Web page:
Consultants main recipients of high pensions, Burton says

Uproar when Tánaiste says no Independents offered to give up leader’s allowance

Independent TD John Halligan clashed with the Tánaiste in the Dáil. Photograph: Dara Mac Donaill

Independent TD John Halligan clashed with the Tánaiste in the Dáil. Photograph: Dara Mac Donaill

 

Medical consultants are the principal recipients of high- level State pensions, Tánaiste Joan Burton has claimed, as she faced pressure for moves to stop former taoisigh and senior ministers receiving pension increases.

During a rowdy and heated session of Dáil Leaders’ Questions, Independent TD Michael Fitzmaurice demanded legislation be introduced to stop the increases of up to €2,000. They arose from the unwinding of emergency laws introduced under the Lansdowne Road Agreement, when the economy collapsed.

Mr Fitzmaurice said “the kick in the teeth” for people was the news that “top politicians and former taoisigh” would “end up with €136,000 to look out the window at home and smile at Ireland”.

During his first Leaders’ Questions Mr Fitzmaurice said: “We can’t have banks closing in on families throughout the country and at the same time give €2,000 to the fat cats.”

Previous government

She caused uproar on the Opposition benches when she said: “I didn’t see the Independents offering the €41,000 allowance that each of you get on a tax-free basis.”

“Yes we did,” retorted Independent John Halligan, adding that “the Government parties get millions”.

Independents each receive a “leader’s allowance” and political parties also receive State funding for each TD elected.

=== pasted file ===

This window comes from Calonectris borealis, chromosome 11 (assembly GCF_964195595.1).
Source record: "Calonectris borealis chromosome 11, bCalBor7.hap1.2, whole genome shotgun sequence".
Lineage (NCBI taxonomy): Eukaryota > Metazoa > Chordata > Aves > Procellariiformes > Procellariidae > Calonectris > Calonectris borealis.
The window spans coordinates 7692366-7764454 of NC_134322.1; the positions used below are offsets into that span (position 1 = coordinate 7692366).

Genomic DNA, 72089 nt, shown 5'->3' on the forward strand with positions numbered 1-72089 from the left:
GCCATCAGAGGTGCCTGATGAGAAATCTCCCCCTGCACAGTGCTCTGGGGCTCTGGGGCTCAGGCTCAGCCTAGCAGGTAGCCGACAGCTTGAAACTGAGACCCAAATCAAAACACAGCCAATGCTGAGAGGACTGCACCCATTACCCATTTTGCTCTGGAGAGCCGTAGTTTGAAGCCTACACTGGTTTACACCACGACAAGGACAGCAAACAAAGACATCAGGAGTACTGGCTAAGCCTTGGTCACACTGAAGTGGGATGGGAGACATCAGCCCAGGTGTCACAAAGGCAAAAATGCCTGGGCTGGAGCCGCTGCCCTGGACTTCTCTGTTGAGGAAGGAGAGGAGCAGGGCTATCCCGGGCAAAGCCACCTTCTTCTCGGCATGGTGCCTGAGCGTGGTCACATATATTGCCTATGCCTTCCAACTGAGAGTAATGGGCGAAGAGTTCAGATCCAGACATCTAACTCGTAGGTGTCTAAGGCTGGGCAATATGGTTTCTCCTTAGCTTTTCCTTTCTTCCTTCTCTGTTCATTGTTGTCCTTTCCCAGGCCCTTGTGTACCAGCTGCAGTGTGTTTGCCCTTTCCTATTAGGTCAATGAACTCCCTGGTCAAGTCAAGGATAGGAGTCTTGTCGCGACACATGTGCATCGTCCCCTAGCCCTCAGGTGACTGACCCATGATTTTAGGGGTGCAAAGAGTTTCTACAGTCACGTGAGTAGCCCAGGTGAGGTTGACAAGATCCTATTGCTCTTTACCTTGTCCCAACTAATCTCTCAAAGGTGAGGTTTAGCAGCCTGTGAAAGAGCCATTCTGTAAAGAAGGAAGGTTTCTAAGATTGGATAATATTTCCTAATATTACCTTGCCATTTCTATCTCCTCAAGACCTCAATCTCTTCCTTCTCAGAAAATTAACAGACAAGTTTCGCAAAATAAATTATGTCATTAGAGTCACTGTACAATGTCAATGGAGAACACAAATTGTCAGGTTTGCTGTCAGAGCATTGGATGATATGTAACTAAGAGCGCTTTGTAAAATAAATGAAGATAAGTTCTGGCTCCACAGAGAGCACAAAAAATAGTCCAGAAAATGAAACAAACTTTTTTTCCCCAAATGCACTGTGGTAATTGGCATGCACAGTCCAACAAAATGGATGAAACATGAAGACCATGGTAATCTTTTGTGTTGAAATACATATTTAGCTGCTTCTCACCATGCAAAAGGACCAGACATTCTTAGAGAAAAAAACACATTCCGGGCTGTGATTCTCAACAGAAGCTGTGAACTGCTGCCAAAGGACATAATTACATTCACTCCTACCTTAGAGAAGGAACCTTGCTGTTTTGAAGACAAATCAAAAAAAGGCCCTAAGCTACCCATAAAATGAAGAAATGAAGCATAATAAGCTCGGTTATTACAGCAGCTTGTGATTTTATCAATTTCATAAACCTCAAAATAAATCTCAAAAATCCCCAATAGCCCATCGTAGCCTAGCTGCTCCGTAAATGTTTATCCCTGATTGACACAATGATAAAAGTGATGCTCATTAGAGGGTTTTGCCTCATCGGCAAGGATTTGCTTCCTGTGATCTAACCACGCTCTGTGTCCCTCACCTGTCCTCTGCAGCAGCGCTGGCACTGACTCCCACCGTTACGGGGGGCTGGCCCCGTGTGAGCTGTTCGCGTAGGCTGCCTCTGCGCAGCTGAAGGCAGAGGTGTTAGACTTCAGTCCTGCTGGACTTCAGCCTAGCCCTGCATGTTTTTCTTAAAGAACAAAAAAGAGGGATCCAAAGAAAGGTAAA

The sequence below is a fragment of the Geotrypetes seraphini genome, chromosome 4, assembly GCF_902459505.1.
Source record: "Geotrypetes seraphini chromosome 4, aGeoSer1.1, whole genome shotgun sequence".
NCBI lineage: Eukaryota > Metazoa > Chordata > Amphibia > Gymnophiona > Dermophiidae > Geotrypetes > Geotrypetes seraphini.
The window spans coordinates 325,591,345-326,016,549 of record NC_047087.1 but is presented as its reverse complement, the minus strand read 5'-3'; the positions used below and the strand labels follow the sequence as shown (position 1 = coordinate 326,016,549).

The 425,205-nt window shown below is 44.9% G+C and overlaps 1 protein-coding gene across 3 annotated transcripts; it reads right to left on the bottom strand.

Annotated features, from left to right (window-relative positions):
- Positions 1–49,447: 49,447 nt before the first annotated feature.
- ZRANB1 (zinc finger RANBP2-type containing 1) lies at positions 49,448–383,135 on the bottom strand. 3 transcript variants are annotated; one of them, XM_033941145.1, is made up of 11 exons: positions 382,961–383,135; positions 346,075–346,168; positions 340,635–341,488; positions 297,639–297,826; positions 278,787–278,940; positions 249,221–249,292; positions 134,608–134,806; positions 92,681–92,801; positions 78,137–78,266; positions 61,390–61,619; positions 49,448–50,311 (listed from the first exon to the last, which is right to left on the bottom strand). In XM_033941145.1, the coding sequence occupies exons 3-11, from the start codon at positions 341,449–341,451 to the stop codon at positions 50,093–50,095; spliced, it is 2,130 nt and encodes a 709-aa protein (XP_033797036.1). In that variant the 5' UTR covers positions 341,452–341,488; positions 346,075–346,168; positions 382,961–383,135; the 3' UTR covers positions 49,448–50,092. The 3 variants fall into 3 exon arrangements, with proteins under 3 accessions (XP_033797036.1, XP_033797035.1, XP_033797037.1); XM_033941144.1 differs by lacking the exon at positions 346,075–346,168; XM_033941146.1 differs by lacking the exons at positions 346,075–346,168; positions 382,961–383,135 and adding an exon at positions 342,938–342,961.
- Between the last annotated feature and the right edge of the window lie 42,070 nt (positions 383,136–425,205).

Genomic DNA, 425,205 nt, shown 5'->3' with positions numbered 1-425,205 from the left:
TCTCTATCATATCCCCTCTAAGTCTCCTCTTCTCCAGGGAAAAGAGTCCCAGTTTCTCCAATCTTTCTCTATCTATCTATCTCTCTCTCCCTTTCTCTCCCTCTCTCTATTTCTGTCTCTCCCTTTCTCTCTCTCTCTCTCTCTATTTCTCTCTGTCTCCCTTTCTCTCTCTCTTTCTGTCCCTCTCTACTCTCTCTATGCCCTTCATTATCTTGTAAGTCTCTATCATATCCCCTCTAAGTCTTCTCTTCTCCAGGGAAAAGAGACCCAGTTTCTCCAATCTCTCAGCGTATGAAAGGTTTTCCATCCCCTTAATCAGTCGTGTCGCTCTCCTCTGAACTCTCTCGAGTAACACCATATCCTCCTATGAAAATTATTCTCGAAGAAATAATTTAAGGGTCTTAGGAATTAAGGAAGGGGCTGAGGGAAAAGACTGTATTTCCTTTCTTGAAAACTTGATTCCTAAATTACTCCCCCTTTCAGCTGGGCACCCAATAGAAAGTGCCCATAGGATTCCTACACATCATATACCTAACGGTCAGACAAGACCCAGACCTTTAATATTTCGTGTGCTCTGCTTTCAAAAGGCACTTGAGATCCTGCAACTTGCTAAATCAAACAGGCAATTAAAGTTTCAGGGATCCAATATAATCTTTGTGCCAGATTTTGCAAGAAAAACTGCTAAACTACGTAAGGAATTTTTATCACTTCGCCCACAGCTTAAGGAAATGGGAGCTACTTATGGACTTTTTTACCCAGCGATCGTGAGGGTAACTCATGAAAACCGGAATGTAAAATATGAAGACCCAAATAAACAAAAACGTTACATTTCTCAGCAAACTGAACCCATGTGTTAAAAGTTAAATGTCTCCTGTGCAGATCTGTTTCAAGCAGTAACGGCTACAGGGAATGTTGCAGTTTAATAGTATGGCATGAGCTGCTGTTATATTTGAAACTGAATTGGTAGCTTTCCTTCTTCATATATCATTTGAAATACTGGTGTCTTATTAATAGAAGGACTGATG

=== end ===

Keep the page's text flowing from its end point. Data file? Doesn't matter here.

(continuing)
Ms Burton said that under the emergency legislation, pensions were cut by 20 per cent but with economic recovery, the legal advice was that the emergency legislation should be unwound.

‘Honourable action’

“I don’t see why anyone in this country who is paid for out of public funds should earn a pension in excess of €100,000,” she said, adding that they should do it on a voluntary basis.

However an outraged Mr Fitzmaurice said: “If you listen to the waffle that’s after coming out, you would lose the will to be in here because the same ding-dong goes on around here and no one answers a question straight.”

The Roscommon-South Leitrim TD said many families were struggling to put their children through college on incomes of under €30,000, €40,000 or €50,000 and the increases in politicians’ pensions would pay for extra home help hours for people who had just 30 minutes of assistance in the morning.

When Ms Burton, who said the Government had cut salaries and pensions when it came into office, suggested the Independents should not take their allowances, she sparked a wave of heckling and Leas Cheann Comhairle Micheál Kitt had to threaten to suspend proceedings before some order was restored.